red to make any decided advance in their centre or left. It would appear that McClellan was as totally unaware of our position as of our strength, for he instantly opened a furious cannonade along our whole front, and on his left (commanded by Burnside) the storm of shot and shell was so fierce and incessant that numerous missiles passed harmlessly over our heads, and fell within the village or town of Sharpsburgh, causing much destruction of property. Perhaps it was the desire of McClellan tks of the enemy upon our wings had failed, and they had been repulsed with fearful slaughter. Franklin, Sumner, Hooker, Mansfield, and other corps commanders on their right, had been fought to a stand-still. They were exhausted and powerless. Burnside, on their left, had been fearfully handled by Longstreet, and was driven in confusion upon the bridge, which he held with a few cannon, and suffered every moment from our batteries on rising ground. We did not desire the bridge, or it might hav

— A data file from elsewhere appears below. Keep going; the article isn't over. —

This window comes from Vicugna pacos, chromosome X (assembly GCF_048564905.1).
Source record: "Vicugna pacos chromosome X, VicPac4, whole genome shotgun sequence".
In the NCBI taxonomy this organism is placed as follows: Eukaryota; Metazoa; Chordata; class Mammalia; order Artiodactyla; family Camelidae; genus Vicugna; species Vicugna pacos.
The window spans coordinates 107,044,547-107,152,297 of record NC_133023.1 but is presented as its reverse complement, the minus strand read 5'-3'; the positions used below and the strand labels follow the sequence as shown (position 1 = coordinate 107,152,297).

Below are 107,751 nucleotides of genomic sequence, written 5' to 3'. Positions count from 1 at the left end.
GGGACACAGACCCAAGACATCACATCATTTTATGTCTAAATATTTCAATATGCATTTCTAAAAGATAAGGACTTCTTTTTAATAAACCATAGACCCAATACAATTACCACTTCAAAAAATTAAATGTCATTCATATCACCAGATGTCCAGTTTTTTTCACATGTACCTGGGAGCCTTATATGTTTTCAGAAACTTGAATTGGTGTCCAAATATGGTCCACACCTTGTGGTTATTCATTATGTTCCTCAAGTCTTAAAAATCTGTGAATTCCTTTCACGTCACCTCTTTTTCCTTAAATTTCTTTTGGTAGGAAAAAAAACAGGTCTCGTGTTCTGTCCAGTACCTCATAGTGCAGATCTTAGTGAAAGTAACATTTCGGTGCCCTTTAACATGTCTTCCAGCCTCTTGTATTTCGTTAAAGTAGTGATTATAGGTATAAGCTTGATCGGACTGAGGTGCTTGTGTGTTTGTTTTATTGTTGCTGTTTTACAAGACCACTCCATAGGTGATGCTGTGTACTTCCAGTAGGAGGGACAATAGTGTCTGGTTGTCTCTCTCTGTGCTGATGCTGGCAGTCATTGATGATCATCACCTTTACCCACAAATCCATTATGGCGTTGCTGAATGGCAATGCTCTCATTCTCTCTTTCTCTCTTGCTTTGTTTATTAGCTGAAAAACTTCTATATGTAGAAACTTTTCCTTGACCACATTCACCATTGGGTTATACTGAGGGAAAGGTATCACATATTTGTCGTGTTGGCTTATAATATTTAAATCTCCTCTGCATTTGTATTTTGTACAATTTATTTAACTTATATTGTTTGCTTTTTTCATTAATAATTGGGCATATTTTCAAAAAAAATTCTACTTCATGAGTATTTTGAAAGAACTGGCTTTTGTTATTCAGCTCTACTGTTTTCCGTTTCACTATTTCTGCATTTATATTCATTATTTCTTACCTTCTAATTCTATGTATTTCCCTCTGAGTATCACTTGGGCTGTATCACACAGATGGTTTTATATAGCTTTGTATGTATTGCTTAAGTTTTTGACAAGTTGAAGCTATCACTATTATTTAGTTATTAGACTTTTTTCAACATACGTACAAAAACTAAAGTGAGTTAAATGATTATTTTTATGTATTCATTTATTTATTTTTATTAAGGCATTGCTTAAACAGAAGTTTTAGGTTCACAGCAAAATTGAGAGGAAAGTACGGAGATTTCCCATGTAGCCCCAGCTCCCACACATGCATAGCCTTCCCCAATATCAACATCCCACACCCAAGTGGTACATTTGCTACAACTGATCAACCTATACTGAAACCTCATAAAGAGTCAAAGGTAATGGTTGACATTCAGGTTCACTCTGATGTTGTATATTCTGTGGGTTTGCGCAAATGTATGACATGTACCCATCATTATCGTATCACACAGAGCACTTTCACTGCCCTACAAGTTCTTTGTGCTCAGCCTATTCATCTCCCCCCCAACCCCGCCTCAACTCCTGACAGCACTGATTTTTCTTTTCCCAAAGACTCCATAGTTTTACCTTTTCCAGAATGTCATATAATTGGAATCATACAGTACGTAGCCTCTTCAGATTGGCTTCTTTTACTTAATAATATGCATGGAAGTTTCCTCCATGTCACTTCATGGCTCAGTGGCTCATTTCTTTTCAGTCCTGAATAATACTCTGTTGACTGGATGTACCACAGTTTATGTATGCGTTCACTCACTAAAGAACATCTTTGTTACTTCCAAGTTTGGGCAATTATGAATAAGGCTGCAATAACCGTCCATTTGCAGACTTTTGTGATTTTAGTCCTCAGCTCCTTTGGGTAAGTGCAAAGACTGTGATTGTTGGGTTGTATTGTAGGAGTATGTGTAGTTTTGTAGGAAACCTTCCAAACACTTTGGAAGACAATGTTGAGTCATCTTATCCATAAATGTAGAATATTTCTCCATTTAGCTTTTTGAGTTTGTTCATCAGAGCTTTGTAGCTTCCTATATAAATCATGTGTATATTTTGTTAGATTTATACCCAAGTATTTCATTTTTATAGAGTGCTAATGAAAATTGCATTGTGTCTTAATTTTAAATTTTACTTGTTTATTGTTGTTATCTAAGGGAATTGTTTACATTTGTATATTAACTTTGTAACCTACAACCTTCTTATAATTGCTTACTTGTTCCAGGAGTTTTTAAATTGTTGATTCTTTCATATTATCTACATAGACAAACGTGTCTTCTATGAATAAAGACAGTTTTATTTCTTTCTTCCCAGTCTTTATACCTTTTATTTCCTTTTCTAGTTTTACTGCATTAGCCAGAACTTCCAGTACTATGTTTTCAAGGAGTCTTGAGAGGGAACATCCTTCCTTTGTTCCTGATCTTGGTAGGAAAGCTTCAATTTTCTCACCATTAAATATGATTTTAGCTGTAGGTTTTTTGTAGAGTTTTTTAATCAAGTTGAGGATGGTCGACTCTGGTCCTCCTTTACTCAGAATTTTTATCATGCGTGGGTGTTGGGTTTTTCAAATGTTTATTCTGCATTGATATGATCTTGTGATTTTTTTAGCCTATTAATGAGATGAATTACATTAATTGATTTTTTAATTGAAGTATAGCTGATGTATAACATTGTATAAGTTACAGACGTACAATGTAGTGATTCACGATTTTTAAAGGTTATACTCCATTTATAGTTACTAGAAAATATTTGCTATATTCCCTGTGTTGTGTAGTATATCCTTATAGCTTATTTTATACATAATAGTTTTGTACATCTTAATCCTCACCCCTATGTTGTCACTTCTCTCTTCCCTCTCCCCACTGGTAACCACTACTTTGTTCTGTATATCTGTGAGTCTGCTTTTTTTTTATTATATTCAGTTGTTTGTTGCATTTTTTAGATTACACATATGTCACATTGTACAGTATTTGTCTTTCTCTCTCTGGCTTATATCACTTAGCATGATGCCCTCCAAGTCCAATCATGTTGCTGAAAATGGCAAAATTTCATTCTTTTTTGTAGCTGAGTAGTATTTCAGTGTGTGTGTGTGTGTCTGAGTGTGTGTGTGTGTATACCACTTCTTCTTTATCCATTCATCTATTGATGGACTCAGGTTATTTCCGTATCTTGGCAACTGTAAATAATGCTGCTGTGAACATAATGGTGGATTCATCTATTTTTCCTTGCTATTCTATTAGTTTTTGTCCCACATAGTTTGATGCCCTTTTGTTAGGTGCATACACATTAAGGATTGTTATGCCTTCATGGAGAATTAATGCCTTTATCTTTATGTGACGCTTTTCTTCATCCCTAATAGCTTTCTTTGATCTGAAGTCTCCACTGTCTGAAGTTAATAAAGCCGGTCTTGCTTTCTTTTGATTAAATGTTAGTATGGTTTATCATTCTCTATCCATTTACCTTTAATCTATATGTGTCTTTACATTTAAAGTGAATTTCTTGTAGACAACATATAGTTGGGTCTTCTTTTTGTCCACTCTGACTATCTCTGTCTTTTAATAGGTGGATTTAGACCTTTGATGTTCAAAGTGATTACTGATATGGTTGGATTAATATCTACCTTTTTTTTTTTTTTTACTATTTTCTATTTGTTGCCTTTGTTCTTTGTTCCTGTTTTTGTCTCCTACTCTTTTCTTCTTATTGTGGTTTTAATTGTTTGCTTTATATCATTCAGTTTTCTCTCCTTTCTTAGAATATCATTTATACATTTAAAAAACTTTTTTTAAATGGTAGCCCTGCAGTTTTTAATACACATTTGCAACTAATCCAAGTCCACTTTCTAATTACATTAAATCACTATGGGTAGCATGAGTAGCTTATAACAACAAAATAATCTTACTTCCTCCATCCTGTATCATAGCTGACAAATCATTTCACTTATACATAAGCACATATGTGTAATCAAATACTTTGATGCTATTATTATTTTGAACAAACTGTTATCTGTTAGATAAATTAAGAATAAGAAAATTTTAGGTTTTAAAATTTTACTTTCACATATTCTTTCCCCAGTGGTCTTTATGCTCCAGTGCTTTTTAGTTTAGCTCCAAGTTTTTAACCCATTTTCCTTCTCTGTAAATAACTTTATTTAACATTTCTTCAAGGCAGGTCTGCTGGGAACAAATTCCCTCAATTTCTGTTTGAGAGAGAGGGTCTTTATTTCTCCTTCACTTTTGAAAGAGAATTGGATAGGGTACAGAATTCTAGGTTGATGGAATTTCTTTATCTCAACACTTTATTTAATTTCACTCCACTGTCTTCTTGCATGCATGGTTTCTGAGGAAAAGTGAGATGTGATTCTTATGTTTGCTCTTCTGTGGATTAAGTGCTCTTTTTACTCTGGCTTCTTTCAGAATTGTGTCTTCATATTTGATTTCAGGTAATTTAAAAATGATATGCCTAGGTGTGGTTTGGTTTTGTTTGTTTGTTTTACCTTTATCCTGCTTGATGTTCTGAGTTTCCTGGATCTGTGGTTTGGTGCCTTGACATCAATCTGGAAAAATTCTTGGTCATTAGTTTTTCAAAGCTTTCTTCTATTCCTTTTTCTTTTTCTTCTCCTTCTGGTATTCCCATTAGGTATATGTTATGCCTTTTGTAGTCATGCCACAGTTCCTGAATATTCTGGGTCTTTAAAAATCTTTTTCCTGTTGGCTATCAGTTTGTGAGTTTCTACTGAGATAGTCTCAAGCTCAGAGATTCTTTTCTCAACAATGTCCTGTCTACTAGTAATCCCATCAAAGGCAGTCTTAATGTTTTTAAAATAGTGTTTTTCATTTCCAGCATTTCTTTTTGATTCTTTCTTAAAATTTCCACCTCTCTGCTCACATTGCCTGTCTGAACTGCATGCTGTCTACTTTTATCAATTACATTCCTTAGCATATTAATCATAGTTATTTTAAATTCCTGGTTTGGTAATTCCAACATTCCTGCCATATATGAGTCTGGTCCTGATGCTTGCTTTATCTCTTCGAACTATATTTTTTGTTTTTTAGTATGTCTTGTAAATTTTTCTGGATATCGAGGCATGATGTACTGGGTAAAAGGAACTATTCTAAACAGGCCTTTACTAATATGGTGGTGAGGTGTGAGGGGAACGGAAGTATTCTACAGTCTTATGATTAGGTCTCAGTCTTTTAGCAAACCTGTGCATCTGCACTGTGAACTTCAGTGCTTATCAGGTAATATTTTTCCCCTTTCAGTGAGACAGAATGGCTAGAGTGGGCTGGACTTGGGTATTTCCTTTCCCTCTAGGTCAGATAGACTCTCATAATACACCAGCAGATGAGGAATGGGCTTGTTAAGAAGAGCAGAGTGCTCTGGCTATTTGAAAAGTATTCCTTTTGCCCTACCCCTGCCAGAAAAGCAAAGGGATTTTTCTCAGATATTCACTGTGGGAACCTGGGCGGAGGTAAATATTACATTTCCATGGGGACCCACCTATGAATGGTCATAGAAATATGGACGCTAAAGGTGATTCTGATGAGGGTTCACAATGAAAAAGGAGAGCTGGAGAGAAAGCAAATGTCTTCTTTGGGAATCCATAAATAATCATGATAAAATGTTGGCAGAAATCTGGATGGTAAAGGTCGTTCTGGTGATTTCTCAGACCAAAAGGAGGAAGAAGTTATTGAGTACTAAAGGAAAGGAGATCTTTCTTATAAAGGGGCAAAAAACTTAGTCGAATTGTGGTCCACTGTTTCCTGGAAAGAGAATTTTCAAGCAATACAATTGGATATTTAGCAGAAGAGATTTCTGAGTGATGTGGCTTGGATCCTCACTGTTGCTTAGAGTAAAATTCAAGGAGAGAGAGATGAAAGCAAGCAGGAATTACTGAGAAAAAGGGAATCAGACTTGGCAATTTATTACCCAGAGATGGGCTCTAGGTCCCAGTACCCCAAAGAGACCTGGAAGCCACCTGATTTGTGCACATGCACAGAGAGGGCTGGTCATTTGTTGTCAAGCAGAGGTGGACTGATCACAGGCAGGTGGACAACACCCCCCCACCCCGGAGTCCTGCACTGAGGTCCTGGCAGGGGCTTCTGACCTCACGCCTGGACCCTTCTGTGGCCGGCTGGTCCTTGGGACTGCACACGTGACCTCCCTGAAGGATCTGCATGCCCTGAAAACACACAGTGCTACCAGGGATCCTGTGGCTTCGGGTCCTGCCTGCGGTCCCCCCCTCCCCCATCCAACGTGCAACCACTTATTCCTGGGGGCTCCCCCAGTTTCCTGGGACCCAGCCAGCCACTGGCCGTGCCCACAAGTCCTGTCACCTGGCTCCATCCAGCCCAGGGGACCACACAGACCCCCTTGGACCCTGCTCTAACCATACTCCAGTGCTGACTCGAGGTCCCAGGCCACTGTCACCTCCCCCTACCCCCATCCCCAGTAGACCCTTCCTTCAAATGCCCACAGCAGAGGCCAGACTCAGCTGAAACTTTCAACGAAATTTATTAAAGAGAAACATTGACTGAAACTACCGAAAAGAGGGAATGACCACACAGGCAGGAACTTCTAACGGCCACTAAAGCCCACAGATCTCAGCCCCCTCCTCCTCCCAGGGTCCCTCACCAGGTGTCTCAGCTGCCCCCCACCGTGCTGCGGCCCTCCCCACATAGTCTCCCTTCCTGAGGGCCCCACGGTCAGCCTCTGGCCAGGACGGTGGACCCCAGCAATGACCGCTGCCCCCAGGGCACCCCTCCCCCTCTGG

lellan's dismissal, and of the appointment of Burnside as chief in command, adding, that their forcearters, were matters of some speculation. Burnside's movements, however, were no secret to our lorps at Manassas, and had not moved nearer to Burnside, Jackson sent a strong force of cavalry to rerching on Washington! On the twenty-first, Burnside personally demanded a surrender of the town, a tardiness which very much surprised us, as Burnside's sudden and rapid change of base from Warrenorama below. Northern accounts stated that Burnside sat on the heights round the Phillips House, he sky, and must have been plainly audible to Burnside's forces across the river; but whether these ounded, Generals Hood, Cobb, and Jenkins. Burnside's forces, according to Washington reports, amaded at the North, before the slaughter, that Burnside commanded the finest army ever raised, and thst the movement in a council of war, but that Burnside did not heed their advice, but resolved on cr[3 more...]